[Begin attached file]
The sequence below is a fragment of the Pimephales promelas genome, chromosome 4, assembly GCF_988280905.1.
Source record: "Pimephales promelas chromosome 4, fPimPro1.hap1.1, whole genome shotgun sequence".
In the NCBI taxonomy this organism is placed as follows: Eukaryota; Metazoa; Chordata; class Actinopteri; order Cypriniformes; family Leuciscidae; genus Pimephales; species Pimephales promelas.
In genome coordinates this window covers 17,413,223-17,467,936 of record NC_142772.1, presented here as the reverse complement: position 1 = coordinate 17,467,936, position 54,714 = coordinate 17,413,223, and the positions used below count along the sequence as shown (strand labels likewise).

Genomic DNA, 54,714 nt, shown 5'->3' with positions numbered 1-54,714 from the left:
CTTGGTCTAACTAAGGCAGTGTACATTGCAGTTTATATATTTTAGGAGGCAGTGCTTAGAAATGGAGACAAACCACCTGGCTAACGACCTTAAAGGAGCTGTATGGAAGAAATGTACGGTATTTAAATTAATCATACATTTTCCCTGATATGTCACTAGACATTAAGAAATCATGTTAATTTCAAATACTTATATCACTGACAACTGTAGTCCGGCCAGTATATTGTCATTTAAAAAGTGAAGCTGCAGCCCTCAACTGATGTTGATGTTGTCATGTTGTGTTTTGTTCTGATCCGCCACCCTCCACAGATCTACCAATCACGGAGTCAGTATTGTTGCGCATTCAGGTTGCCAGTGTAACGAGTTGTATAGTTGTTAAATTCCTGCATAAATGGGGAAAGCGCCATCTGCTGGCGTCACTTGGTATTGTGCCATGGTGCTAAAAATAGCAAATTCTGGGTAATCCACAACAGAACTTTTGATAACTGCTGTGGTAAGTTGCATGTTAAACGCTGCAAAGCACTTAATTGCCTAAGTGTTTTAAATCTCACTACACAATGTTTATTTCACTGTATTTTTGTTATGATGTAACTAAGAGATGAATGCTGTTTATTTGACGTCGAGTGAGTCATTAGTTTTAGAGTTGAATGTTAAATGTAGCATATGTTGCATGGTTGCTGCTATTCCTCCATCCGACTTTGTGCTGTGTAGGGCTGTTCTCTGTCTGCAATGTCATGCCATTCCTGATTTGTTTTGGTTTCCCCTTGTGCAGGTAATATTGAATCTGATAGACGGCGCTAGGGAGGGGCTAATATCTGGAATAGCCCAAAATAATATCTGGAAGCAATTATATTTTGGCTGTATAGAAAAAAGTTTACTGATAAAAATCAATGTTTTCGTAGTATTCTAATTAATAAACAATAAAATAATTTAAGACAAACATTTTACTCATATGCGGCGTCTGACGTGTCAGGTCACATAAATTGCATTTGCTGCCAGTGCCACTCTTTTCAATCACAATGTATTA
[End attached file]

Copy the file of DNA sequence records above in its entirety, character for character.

The sequence below is a fragment of the Pimephales promelas genome, chromosome 4, assembly GCF_988280905.1.
Source record: "Pimephales promelas chromosome 4, fPimPro1.hap1.1, whole genome shotgun sequence".
In the NCBI taxonomy this organism is placed as follows: Eukaryota; Metazoa; Chordata; class Actinopteri; order Cypriniformes; family Leuciscidae; genus Pimephales; species Pimephales promelas.
In genome coordinates this window covers 17,413,223-17,467,936 of record NC_142772.1, presented here as the reverse complement: position 1 = coordinate 17,467,936, position 54,714 = coordinate 17,413,223, and the positions used below count along the sequence as shown (strand labels likewise).

Genomic DNA, 54,714 nt, shown 5'->3' with positions numbered 1-54,714 from the left:
CTTGGTCTAACTAAGGCAGTGTACATTGCAGTTTATATATTTTAGGAGGCAGTGCTTAGAAATGGAGACAAACCACCTGGCTAACGACCTTAAAGGAGCTGTATGGAAGAAATGTACGGTATTTAAATTAATCATACATTTTCCCTGATATGTCACTAGACATTAAGAAATCATGTTAATTTCAAATACTTATATCACTGACAACTGTAGTCCGGCCAGTATATTGTCATTTAAAAAGTGAAGCTGCAGCCCTCAACTGATGTTGATGTTGTCATGTTGTGTTTTGTTCTGATCCGCCACCCTCCACAGATCTACCAATCACGGAGTCAGTATTGTTGCGCATTCAGGTTGCCAGTGTAACGAGTTGTATAGTTGTTAAATTCCTGCATAAATGGGGAAAGCGCCATCTGCTGGCGTCACTTGGTATTGTGCCATGGTGCTAAAAATAGCAAATTCTGGGTAATCCACAACAGAACTTTTGATAACTGCTGTGGTAAGTTGCATGTTAAACGCTGCAAAGCACTTAATTGCCTAAGTGTTTTAAATCTCACTACACAATGTTTATTTCACTGTATTTTTGTTATGATGTAACTAAGAGATGAATGCTGTTTATTTGACGTCGAGTGAGTCATTAGTTTTAGAGTTGAATGTTAAATGTAGCATATGTTGCATGGTTGCTGCTATTCCTCCATCCGACTTTGTGCTGTGTAGGGCTGTTCTCTGTCTGCAATGTCATGCCATTCCTGATTTGTTTTGGTTTCCCCTTGTGCAGGTAATATTGAATCTGATAGACGGCGCTAGGGAGGGGCTAATATCTGGAATAGCCCAAAATAATATCTGGAAGCAATTATATTTTGGCTGTATAGAAAAAAGTTTACTGATAAAAATCAATGTTTTCGTAGTATTCTAATTAATAAACAATAAAATAATTTAAGACAAACATTTTACTCATATGCGGCGTCTGACGTGTCAGGTCACATAAATTGCATTTGCTGCCAGTGCCACTCTTTTCAATCACAATGTATTA